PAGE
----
Can a 509(a)(3) supporting organization drop that classification and return to status as a 501(c)(3) public charity without the consent of the supported organization?
Perhaps. But I am not sure why you would want to change without the approval of the supported organization.
Supporting organization status is an IRS classification that allows many charities to be effectively considered public charities even though they do not meet the regular public support tests set out in sections 509(a)(1) or 509(a)(2) of the Tax Code. (See Ready Reference Page: “Calculating Public Support Percentage”) The classification is open to those that are organized and operated exclusively for the benefit of the supported organization(s) and are “operated, supervised, or controlled by or in connection with such organization.” (See Ready Reference Page: “Supporting Organizations Qualify as Public Charities”).
IRS Form 8940 allows an organization to request a change in its foundation status and its treatment for tax purposes, assuming, of course, that you currently meet the public support requirements. But the change in status, by itself, would not change the supporting organization’s governing documents. If you are organized exclusively to support the XYZ charity, you could be classified as a public charity but still have the limitation on your purpose to support the XYZ charity. If the XYZ charity appoints all of the members of your board, the classification as publicly supported would not by itself change the way your board is appointed. Well written bylaws would not let you change critical provisions of your governing documents like these without the approval of the supported organization.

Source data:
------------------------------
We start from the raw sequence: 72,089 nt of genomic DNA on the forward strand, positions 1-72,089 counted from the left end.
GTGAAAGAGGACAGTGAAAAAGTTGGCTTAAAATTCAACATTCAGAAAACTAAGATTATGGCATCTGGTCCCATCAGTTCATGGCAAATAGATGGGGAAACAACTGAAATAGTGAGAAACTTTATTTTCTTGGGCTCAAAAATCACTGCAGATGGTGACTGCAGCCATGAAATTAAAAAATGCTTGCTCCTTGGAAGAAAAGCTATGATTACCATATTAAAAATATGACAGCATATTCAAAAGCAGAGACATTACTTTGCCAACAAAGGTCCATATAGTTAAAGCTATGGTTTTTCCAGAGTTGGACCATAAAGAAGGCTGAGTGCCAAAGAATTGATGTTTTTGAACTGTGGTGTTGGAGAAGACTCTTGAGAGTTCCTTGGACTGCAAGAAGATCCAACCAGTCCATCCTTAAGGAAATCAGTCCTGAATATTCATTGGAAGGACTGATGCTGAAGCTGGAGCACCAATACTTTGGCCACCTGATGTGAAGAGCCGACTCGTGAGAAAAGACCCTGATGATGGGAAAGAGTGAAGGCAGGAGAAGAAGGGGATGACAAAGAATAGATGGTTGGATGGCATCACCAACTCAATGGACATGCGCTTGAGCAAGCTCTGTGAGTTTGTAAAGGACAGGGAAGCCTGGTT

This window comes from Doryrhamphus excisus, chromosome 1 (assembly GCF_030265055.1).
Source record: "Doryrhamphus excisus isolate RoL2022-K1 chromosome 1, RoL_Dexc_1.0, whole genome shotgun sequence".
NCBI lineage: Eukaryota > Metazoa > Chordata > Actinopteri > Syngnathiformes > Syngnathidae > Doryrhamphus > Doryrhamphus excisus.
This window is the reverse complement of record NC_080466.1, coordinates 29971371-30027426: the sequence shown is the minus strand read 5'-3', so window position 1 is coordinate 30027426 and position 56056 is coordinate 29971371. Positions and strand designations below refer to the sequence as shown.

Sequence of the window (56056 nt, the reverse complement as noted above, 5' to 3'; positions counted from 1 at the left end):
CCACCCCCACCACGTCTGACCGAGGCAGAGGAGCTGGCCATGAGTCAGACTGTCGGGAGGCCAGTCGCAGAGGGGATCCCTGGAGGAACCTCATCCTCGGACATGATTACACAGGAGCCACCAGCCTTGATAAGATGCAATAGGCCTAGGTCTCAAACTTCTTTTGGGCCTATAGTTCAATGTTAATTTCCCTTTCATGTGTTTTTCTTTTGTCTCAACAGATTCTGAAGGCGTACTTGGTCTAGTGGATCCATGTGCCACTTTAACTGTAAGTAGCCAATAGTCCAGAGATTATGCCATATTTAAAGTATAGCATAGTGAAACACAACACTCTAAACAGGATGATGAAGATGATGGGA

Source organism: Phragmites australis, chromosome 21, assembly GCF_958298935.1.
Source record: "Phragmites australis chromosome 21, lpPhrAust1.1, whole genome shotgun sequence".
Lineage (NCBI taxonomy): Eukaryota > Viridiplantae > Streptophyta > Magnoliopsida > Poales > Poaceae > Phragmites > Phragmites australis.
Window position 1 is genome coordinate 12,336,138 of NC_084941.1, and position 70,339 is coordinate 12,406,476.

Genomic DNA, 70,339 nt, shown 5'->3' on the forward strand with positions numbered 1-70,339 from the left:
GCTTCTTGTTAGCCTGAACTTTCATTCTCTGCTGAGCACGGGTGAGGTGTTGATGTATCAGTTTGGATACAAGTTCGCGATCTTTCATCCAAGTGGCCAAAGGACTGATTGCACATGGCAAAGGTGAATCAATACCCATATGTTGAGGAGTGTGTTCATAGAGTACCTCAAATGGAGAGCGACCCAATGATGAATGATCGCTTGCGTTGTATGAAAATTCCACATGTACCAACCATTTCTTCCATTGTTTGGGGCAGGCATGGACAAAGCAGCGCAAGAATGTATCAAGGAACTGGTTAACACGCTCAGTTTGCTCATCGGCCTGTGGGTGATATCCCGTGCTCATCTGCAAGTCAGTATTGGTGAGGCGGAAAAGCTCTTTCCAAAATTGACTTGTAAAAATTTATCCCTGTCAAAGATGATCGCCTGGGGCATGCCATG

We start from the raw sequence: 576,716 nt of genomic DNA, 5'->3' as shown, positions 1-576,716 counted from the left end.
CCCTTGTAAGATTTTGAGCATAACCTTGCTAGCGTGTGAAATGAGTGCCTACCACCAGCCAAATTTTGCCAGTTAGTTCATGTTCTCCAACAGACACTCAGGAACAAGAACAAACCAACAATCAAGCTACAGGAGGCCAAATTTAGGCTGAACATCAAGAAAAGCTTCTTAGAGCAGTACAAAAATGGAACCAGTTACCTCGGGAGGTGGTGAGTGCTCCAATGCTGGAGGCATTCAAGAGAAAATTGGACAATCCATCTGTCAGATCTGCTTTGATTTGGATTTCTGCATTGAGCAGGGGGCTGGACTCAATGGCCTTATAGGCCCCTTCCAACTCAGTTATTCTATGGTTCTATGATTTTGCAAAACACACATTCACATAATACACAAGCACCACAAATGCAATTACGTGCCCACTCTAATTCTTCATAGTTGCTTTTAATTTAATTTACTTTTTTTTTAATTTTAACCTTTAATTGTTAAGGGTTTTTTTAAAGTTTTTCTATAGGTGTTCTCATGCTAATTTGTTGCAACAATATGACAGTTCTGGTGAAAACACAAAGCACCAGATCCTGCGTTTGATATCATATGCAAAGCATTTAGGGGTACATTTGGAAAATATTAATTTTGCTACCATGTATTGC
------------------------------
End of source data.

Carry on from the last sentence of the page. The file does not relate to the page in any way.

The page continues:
You don’t say why you want to change your classification. If you want to change only your classification, and not your powers or structure, you may be able to do it without approval, although there would be no reason not to obtain approval if you are going to continue your support. If you are doing it to change your powers or your structure, you probably cannot change without approval. But not all governing documents are well written to protect the interests of the supported organization, and you may be able to act unilaterally without any approval. That’s not likely to engender good relations with your currently supported organization, however, and at least a “heads up” might help reduce the risks of litigation.